Channel Stuffing - Explained
What is Channel Stuffing?
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Table of ContentsWhat is Channel Stuffing?How does Channel Stuffing Work?Negative Effects of Channel StuffingExample of Channel StuffingAcademic Research on Channel Stuffing
What is Channel Stuffing?
Channel stuffing is a practice in business whereby a seller or a company sends more goods to a distributor than what he is capable of selling. This practice entails stuffing a distribution channel with more goods than what the channel can naturally sell. Channel stuffing is a fraudulent practice used by a salesperson or company that wants to increase its sales figures and thereby inflate its earnings. Sometimes, a channel stuffing can be targeted to customers, this is sending a customer more than he actually needs or more than what he demanded. Companies or sales forces engage in channel stuffing when the time for financial reporting approaches.
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How does Channel Stuffing Work?
Through channel stuffing, a seller or a company can drastically boost its sales and also artificially increase its profit margin, all these are recorded in financial statements. A sales force that wants to meet a particular target in order to qualify for a performance-based bonus at the end of a quarter or a year might also use channel stuffing. Channel stuffing is a fraudulent practice that entails shipping more goods to distribution channels than what they can naturally sell. Companies and salespersons offer different attractions to distributors to persuade them to take more supply than what they actually need. The attraction may be in the form of discounts, longer payment periods and other incentives. In the United States, the Securities and Exchange Commission frown against channel stuffing given that it is a fraudulent practice.
Negative Effects of Channel Stuffing
Channel stuffing is a common practice among wholesalers, retailers and many industries. The automobile industry, for instance, is often accused of too much frequency in channel stuffing. Despite the channel stuffing gives an artificial boost to the sale level of a company and temporarily inflates the companys profits, there are some side effects associated with channel stuffing. The major ones are;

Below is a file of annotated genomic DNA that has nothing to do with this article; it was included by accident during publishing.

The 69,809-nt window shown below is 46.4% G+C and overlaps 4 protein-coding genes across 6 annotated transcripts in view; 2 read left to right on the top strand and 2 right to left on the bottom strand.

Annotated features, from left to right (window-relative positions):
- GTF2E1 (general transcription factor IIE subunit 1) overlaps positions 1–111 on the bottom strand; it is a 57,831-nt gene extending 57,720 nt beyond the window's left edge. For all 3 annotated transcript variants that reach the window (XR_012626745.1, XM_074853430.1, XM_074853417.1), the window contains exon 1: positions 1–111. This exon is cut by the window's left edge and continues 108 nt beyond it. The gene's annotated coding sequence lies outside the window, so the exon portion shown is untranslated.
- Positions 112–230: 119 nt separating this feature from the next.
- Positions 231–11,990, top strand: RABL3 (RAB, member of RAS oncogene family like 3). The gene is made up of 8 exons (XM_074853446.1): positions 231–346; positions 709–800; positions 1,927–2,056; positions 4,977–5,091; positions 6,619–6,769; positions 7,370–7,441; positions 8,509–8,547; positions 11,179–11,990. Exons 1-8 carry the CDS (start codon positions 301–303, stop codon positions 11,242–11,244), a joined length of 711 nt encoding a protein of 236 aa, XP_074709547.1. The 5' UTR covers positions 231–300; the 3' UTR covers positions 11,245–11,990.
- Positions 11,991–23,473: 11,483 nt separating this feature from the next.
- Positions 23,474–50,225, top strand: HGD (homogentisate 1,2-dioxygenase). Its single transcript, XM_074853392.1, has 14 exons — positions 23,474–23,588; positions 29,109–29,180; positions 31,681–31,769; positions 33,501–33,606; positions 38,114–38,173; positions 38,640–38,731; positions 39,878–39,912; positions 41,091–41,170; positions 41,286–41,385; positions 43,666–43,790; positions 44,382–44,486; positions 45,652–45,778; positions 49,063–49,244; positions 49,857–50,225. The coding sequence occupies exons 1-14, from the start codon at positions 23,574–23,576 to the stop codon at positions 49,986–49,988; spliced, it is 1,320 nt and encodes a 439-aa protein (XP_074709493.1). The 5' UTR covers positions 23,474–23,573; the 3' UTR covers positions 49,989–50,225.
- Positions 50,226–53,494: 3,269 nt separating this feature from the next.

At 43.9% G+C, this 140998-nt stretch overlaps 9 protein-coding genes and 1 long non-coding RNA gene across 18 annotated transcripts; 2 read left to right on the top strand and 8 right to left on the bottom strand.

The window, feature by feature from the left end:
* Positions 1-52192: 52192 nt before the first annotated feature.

- When retailers are unable to sell the excess products shipped by the company, the excess goods are sent back rather than cash.
- No company can keep up sales rate using stuffing, this fraudulent practice often catches up with a company.
- Long payment terms offered by the seller results in an increase in accounts receivables and working capital.
Here are some important things to know about channel stuffing;
- Channel stuffing is an approach to sales whereby a company or sale force ships excess products to distributions channels more than they can naturally sell.
- Stuffing also entails sending ore goods to a consumer or retailer than what they require.
- Sellers use channel stuffing when to artificially increase sales level and also boost profit margins.
- Regulators such as the Securities and Exchange Commission (SEC) frown on channel stuffing, it is a deceptive and fraudulent strategy.
Example of Channel Stuffing
Channel stuffing is a common practice in many industries, in the pharmaceutical industry, for instance, Bristol-Meyers Squibb, a public pharmaceutical company was engaged in channel stuffing sometime in 2004. Based on stuffing, the company had its profit margins and sales artificially inflated which reflected in the company's financial statement released quarterly. The SEC took legal action against Bristol-Myers for this fraudulent practice, in the long run, the company spent about $150 million to settle the channel stuffing suit.
- What Does "Place" or "Placement" Mean?
- What is a Distribution Channel?
- What is Direct Distribution and Indirect Distribution
- What is Multi-Channel Distribution?
- What is a Channel System?
- Vertical Market
- Vertical Integration
- Ideal Market Exposure
- Intensive Distribution
- Selective Distribution
- Exclusive Distribution
- Discrepancy of Assortment
- Discrepancy of Quantity
- Channel Conflict
- Channel Stuffing
Academic Research on Channel Stuffing